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Friday, September 21, 2018

Yo ho, yo ho, A Pirate's Head for Me!

Ye come seeking adventure and salty old pirates, eh? Sure, you've come to the proper place.

I recently had a resin head fall into my lap that seems to be derived from a well used sculpture from Disneyland.

When they did the Pirates of the Caribbean ride, there were only 20 or so different heads sculpted to fill out the hoards of buckaneers, so each face got different paint and hair treatments to transform it into multiple characters.  This one can be seen several times in Pirates.

It even found a job in the Haunted Mansion as one of the revelers in the ballroom (pictured here in a pre-opening promo photoshoot with master illusionist, Yale Gracey).

Every now and then a figure will get retired from the ride and wander into the world.

The original source of the copy I have seems to have been this head, or one just like it.  This was from an auction some years ago.  It matches up with the old man in the bayou scene at the top of the ride.  Notice the angled hole in the mouth to accept a pipe, and the partially closed eyes.  This is the only example I've been able to find of a different version of the same sculpt.

All other appearances of the head in Pirates and Haunted Mansion have more opened eyes, and a more neutral mouth position.  And that's kind of weird.  They were doing all these different sculptures for Pirates, and reusing many, but here's this one that was reused, yet modified.  I have to assume they made a copy of the first sculpt, altered it, and remolded it.  But which version is the original sculpt?  Going back to the auction picture, I spy a line in the reflection across the upper eyelids that roughly corresponds to the shape of the open eye version.  That's good enough for me.  Looks like the open eye version came first, and additional eyelid was added in clay over a hard casting to be remolded as the bayou guy.  The lower lip was probably tweaked the same way.

Now, I'll be turning this head into a replica of the jailed pirate seen above.  So, the aim of the game is to open the eyes back up, see what we can do with the mouth, and go from there.  I'm going to be inserting premade eyes, so I can just carve away at the cast eye until it's the right size and shape.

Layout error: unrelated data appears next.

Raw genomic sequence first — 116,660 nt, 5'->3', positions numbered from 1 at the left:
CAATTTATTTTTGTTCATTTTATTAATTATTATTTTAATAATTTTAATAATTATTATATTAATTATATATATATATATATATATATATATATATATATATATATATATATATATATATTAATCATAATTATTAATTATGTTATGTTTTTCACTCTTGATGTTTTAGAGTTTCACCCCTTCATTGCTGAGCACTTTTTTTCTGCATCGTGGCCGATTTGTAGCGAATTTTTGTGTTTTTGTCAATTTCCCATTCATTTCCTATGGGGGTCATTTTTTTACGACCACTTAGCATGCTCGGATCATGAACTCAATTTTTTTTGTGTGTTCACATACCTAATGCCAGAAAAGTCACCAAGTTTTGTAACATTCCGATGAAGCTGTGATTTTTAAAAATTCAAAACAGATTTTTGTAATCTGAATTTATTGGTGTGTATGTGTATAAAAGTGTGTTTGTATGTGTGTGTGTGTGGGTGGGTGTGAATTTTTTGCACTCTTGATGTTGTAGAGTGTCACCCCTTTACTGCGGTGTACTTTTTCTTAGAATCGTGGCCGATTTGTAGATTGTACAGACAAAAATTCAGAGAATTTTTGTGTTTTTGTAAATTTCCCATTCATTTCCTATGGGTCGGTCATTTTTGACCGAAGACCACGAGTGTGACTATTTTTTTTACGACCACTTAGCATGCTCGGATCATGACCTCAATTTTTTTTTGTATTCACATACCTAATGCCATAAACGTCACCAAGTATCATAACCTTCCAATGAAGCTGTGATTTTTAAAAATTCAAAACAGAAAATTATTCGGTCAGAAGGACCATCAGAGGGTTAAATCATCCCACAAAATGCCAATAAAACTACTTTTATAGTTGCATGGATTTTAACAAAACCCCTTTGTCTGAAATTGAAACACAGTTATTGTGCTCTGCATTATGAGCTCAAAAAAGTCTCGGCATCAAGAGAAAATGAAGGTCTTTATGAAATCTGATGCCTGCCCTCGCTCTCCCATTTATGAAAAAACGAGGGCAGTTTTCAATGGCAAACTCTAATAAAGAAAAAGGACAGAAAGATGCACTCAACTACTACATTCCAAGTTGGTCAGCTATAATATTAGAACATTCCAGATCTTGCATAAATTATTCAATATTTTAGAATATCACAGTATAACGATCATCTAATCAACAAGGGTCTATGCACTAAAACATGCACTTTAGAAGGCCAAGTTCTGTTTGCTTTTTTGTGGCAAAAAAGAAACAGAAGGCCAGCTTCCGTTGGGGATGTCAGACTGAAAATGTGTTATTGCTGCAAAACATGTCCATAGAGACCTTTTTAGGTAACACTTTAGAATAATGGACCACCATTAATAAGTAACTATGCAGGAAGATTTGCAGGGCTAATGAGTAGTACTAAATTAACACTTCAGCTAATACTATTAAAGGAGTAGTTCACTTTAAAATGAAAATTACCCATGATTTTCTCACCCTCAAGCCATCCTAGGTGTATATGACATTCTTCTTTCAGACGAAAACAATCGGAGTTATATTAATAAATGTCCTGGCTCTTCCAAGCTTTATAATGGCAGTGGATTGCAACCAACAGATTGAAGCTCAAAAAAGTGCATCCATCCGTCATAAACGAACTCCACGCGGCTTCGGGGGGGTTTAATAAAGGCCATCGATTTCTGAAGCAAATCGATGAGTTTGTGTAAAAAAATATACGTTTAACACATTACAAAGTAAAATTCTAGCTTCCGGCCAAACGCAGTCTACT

Measure twice, cut many more times in gradual increments.

I filled in the hole in the lip with epoxy clay, and shaped it back to a closed position with a dremel.  I cut a door in the back of the head to be able to access the eyes from behind.  It took lots of careful carving to shape the backs of the eyelids to properly fit the plastic eyeballs I had.  Side by side with the original, you can see how much is changed before we even get to the finishing work.

I find it's helpful to visualize where things are going to doodle important features on photos.  Will his face look right when the beard goes on?  You'll notice I also stated adding some of the clothes.  The bandana and scarf are just cotton fabrics, and the shirt is one from the thrift store.

And then came painting.  I wanted to strike a balance here of looking nice fairly close up, and having the feel of the actual Disney piece, which tends to have a pretty simple paint job.  "Tends to" because, well, let's digress a bit here.  Each time the character gets a refurbishment, things change a bit.  Here's a look at some of the different versions of the same character at Disneyland.  We're not even getting into the variations at other parks.

There's changes in the face paint job, the hair color, the beard texture, the beard placement, and cut.  The bottom right picture is before the very first one was installed in the attraction, so I take that as the most important reference point.  Then I sort of mixed all of them together to get at the essence of the character.  If there's this much leeway in how the official pirate looks, then I can have some wiggle room, too.

So, I painted the face.  A little more cartoony than not, but with a little more realism than slapping down one or two colors.

And then I started going at the hair and beard.  It's two colors of kanekalon synthetic hair mixed together to feel a little more natural. It makes a color not exactly ever represented on the real pirate, but one that feels like a pretty good compromise between the many that have been.

I didn't take any pictures during the hair laying, but I did learn a few things.  I've glued hair to resin before with superglue, so I started using that, but I found out that there's some kind of reaction between the glue and the hair that turns the hair whitish after a short time.  I switched over to E6000, which worked great.  I styled and set it with clear satin spray paint, as it's a more permanent solution than hairspray.  Wear gloves and a respirator, kids.

I decided a small, simple base was in order to give it a polished look.  Just some 1/2" wood painted black.  It took some playing around to find the right way to deal with the scarf, which hangs in a low loop on the real figure.

And that's about it.  This guy won't be staying with me, but he's off to a good home.

Tuesday, September 18, 2018

How to Make an Animatronic Raven

I've finished the 4 part series on assembling my Animatronic Raven Kit.  Check it out if you've got a kit, or are thinking about getting one.

The Facebook group for anyone working on a kit is here: